The relationship between foreign sovereign immunity and sanctions against central banks is important but often mischaracterized.
Latest in Foreign Sovereign Immunities Act
On Monday, Nov. 8, the U.S. Court of Appeals for the Ninth Circuit denied a motion to dismiss a lawsuit against NSO Group Technologies, an Israeli company.
On Friday, the Office of the Director of National Intelligence (ODNI) released a declassified opinion by the Foreign Intelligence Surveillance Court (FISC) detailing limited circumstances under which the government may sequester information that was collected unlawfully.
As cyber threats during the coronavirus pandemic increase, Congress has considered allowing private lawsuits against foreign states for alleged unauthorized cyber activity. This response would create more problems than it solves.
NSO Group filed a motion to dismiss WhatsApp’s lawsuit over the alleged hacking of 1,400 cellphones running the WhatsApp application. The motion to dismiss involved one curious claim: NSO claimed derivative sovereign immunity from suit.
Lawfare's biweekly roundup of U.S.-China technology policy news.
I have an op-ed in today’s Washington Post arguing that lifting China's immunity would be a mistake. Here are some excerpts.
Conventional wisdom and many lower court cases hold that foreign states are not entitled to constitutionally based personal jurisdiction protections in federal courts because they are not “persons” protected by the Fifth Amendment. That reasoning is incorrect as a matter of constitutional text and history, and it leads to poor results as a matter of policy for reasons explored at length in a forthcoming article and summarized here.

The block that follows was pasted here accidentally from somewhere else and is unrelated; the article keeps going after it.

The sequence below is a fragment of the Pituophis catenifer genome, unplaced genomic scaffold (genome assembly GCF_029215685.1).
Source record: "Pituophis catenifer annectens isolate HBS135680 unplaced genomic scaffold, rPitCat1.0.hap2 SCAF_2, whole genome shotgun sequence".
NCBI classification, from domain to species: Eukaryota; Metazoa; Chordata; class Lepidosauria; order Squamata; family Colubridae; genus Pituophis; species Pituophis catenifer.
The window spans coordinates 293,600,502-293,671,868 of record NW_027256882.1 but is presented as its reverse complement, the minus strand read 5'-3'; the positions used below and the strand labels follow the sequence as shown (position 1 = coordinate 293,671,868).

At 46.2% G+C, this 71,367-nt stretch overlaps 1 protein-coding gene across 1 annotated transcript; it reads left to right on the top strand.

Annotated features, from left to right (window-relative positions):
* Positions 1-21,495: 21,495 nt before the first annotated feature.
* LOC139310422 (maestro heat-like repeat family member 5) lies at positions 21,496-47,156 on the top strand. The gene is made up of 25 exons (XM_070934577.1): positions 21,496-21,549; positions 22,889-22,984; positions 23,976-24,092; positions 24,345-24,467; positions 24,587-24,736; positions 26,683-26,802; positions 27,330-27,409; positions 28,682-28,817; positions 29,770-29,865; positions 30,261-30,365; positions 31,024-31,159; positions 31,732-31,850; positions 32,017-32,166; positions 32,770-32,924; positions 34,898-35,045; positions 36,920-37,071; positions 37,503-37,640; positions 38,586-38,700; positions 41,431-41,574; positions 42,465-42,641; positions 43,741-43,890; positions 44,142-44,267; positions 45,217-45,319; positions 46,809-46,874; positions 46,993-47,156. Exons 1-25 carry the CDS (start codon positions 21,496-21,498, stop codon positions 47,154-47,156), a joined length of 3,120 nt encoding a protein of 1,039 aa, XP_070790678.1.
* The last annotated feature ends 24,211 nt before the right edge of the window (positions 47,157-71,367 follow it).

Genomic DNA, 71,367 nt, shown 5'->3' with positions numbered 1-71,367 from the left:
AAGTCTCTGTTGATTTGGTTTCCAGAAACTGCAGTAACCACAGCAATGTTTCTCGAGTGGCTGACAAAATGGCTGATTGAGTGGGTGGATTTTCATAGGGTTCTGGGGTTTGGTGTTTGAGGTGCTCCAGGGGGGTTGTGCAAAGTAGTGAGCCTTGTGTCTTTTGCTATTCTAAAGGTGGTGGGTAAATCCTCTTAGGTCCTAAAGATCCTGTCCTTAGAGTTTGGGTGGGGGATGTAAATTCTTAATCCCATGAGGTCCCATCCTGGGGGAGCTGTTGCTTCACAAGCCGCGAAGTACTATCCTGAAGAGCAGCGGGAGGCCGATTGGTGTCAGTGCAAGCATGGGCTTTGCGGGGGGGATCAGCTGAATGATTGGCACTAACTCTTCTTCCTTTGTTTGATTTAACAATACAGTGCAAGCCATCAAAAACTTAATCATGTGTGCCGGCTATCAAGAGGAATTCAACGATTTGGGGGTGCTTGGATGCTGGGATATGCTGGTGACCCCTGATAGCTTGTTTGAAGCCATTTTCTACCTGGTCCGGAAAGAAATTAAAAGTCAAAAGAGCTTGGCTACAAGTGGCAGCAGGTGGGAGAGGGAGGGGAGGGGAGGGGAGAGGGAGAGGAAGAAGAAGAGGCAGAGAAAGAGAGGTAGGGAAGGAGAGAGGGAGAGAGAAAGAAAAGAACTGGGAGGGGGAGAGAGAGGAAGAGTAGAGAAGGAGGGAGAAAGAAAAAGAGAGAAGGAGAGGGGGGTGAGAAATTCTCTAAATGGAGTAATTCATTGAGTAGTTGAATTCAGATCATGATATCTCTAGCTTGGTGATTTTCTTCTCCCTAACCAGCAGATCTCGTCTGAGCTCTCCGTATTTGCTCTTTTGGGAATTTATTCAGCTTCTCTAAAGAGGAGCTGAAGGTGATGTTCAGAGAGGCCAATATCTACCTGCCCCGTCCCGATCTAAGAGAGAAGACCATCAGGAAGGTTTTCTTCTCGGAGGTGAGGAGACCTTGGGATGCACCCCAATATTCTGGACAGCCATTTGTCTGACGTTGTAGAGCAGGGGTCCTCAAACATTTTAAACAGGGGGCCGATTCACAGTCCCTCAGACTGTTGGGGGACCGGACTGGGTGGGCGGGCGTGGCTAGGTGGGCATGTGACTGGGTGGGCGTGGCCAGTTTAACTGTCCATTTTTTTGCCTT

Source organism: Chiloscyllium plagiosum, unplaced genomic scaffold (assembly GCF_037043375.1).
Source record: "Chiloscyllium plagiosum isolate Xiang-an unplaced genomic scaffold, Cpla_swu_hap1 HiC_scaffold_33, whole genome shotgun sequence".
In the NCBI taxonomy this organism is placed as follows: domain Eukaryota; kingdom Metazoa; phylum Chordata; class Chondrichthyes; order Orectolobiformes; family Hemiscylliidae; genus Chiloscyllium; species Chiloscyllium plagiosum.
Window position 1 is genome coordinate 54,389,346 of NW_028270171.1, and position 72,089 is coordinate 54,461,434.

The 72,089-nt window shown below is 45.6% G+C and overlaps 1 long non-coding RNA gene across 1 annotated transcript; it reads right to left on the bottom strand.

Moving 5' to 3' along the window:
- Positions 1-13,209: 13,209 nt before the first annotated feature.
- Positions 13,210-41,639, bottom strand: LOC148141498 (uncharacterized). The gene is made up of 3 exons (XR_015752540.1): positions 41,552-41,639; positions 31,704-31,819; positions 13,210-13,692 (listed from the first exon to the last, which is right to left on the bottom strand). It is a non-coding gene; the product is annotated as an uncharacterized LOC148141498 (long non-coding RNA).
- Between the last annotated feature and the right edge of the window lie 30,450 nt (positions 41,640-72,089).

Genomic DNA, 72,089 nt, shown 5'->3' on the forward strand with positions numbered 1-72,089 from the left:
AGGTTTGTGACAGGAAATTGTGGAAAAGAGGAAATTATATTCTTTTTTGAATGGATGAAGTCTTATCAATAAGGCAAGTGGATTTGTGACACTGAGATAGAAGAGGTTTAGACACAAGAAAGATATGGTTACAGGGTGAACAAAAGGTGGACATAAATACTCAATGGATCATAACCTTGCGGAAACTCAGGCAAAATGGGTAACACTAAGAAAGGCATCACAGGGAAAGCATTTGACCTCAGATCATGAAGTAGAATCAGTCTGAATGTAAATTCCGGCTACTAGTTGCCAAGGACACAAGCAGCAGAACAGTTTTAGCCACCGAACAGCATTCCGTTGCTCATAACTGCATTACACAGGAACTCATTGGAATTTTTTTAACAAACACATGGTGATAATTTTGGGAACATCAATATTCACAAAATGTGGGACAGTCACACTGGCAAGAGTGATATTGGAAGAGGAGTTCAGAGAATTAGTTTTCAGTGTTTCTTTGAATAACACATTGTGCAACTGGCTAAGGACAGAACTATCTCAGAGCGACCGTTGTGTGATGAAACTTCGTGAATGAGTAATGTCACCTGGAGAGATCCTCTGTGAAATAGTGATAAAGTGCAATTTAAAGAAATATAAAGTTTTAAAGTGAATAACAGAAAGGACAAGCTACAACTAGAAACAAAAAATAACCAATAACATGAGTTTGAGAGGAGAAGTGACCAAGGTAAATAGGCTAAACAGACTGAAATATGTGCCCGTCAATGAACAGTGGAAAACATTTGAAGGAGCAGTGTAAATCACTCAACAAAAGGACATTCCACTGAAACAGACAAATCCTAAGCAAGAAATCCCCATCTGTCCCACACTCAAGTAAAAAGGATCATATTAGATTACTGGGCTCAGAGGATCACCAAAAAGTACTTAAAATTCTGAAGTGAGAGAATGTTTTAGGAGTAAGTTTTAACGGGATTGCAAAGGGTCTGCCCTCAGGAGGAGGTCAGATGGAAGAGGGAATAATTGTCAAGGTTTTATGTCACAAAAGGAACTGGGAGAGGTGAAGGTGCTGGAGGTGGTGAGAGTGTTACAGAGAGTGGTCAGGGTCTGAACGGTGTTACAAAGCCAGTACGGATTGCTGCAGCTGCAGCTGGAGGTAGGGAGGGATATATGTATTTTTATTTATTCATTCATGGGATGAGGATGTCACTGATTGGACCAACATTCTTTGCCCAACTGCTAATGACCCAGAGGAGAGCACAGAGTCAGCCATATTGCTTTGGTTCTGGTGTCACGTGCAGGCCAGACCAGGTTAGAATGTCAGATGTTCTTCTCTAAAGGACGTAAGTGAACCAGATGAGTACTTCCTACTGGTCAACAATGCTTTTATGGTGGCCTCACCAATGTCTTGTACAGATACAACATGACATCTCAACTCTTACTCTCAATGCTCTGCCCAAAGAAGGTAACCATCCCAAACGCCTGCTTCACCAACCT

On Feb. 27, the Supreme Court issued a 7-1 opinion in Jam v. International Financial Corporation, deciding that international organizations have the same level of immunity from lawsuits granted to foreign governments.
On Friday, Solicitor General Noel Francisco filed a brief on behalf of the special counsel's office regarding In Re Grand Jury Subpoena, the case concerning the special counsel's attempt to subpoena an unnamed company owned by an unnamed foreign government. The brief argues that the Supreme Court should deny the corporation's petition for a writ of certiorari. The brief is available below.